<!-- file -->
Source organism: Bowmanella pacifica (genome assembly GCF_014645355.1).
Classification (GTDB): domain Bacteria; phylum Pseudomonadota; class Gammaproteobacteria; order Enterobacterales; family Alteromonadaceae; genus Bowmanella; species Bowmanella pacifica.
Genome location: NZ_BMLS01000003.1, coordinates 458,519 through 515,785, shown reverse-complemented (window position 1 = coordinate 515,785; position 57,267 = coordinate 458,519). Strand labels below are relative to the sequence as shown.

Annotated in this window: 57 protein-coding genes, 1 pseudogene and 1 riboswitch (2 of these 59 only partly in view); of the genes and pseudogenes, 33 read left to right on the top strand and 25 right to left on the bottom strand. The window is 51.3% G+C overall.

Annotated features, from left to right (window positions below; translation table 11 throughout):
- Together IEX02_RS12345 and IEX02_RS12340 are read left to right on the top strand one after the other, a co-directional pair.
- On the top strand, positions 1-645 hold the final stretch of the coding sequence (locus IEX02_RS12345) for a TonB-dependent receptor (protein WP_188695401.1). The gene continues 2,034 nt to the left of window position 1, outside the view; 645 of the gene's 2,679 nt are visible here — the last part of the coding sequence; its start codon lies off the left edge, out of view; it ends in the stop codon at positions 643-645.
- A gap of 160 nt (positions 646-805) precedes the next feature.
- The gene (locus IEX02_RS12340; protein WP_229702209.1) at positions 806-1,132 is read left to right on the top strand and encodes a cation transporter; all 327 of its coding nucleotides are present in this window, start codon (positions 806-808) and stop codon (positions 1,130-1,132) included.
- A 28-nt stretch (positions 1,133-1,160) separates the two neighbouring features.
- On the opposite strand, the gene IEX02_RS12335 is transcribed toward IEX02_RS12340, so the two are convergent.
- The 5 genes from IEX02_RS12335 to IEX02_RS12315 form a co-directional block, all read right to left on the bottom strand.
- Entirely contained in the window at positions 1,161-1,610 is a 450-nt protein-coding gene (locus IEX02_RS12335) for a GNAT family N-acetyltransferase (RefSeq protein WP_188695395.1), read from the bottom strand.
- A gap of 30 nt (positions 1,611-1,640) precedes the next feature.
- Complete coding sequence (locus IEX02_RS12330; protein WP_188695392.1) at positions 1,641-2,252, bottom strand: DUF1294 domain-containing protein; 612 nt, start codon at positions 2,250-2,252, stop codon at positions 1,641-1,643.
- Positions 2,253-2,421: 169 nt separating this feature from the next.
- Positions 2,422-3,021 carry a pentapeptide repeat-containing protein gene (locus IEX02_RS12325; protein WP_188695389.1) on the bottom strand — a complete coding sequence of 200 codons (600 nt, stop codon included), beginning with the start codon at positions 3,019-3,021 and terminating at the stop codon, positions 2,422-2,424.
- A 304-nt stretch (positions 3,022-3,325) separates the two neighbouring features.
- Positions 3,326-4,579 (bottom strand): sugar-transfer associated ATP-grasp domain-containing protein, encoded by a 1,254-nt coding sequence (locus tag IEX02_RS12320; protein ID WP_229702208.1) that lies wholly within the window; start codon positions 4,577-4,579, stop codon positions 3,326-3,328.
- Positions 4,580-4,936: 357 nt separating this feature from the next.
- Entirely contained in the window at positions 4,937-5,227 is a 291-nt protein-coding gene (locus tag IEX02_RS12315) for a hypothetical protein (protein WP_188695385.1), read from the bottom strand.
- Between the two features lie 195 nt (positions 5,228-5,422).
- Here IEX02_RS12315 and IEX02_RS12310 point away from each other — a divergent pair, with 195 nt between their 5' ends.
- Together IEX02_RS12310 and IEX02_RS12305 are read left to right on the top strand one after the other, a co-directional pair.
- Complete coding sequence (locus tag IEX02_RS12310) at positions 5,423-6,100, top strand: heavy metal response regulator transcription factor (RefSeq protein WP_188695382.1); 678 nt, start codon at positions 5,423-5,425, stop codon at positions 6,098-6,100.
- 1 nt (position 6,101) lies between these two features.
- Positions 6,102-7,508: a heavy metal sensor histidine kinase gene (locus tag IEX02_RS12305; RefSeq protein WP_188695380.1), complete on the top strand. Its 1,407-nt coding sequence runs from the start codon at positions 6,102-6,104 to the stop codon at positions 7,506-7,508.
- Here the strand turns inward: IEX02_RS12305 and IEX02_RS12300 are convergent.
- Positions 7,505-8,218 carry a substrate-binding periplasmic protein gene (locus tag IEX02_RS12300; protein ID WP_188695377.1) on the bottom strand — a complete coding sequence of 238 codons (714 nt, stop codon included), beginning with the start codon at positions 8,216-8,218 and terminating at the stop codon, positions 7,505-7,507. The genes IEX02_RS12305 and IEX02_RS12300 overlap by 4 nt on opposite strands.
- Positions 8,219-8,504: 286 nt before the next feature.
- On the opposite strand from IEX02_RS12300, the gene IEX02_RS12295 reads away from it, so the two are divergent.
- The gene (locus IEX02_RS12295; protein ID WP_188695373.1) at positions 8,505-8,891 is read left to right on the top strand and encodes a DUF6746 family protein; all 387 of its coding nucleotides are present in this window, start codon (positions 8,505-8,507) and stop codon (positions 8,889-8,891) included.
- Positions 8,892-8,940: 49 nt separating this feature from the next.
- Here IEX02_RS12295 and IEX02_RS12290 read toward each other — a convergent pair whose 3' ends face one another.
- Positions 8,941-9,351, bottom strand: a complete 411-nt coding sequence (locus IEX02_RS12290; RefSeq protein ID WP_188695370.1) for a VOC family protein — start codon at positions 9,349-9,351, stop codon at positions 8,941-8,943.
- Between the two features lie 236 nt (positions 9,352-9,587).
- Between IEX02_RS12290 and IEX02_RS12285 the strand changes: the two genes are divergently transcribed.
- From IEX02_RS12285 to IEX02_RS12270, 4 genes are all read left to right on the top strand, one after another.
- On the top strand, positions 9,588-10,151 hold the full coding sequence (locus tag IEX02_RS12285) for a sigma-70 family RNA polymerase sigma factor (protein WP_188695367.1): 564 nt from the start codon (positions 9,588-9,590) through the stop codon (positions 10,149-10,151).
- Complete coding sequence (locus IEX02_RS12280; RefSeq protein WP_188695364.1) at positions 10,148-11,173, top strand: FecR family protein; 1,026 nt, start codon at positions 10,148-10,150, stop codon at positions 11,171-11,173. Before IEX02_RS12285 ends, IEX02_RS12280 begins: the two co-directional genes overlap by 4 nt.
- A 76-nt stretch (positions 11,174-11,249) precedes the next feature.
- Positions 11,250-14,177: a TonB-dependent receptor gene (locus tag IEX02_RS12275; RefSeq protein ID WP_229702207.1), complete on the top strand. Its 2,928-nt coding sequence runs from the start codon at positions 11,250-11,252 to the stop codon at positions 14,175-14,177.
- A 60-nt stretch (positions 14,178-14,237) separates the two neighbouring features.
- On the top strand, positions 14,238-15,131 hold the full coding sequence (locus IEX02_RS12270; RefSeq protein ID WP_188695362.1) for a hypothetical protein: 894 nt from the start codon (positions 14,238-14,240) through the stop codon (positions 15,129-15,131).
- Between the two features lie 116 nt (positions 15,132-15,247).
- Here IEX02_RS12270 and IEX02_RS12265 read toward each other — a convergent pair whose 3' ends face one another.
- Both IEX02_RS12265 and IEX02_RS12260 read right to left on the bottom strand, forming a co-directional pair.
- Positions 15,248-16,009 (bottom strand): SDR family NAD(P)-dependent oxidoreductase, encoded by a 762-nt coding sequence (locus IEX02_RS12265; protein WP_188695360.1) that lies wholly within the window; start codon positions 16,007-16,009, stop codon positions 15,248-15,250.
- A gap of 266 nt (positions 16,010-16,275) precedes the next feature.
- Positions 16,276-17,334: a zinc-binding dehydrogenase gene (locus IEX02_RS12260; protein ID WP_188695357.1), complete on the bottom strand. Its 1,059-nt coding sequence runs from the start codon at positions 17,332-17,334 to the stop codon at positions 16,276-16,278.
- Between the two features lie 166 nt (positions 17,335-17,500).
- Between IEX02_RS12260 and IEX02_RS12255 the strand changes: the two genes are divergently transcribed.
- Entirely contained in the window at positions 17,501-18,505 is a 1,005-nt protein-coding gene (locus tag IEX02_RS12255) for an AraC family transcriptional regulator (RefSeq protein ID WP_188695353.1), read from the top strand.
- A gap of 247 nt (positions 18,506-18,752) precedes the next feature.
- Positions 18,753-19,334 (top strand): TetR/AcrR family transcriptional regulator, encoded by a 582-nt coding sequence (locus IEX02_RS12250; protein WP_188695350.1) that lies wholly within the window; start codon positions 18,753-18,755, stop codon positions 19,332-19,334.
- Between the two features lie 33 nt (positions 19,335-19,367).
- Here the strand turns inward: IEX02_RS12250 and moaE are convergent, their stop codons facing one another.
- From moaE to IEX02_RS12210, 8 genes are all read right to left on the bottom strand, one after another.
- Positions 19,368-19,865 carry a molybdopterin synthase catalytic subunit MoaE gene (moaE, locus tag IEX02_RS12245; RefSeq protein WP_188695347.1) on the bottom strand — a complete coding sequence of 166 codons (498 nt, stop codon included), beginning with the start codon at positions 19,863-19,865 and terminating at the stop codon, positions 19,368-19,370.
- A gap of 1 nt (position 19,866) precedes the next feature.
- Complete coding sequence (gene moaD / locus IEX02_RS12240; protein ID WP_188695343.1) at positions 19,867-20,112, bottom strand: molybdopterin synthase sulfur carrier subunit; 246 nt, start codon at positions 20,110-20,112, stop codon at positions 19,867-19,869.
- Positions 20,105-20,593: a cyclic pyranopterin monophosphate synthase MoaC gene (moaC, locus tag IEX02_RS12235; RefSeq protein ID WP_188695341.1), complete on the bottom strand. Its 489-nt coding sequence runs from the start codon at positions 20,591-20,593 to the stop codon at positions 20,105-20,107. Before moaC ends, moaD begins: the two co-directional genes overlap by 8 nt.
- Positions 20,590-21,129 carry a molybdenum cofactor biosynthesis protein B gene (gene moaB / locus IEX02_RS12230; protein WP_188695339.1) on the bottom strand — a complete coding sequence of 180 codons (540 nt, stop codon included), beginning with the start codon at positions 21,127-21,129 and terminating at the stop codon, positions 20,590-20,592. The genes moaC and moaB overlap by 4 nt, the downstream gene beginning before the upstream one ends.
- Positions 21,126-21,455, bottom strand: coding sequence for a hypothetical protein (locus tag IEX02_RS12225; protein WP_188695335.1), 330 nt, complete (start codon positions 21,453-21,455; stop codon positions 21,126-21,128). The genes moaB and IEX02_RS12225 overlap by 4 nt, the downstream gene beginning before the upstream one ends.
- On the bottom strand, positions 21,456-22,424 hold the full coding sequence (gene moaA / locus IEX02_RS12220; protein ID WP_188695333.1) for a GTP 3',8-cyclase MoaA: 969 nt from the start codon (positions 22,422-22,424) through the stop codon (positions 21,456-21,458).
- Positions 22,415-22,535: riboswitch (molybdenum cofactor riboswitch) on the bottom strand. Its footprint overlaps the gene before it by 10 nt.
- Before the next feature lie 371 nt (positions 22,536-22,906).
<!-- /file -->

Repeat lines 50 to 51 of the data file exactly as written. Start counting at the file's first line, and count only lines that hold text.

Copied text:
- Positions 16,276-17,334: a zinc-binding dehydrogenase gene (locus IEX02_RS12260; protein ID WP_188695357.1), complete on the bottom strand. Its 1,059-nt coding sequence runs from the start codon at positions 17,332-17,334 to the stop codon at positions 16,276-16,278.
- Between the two features lie 166 nt (positions 17,335-17,500).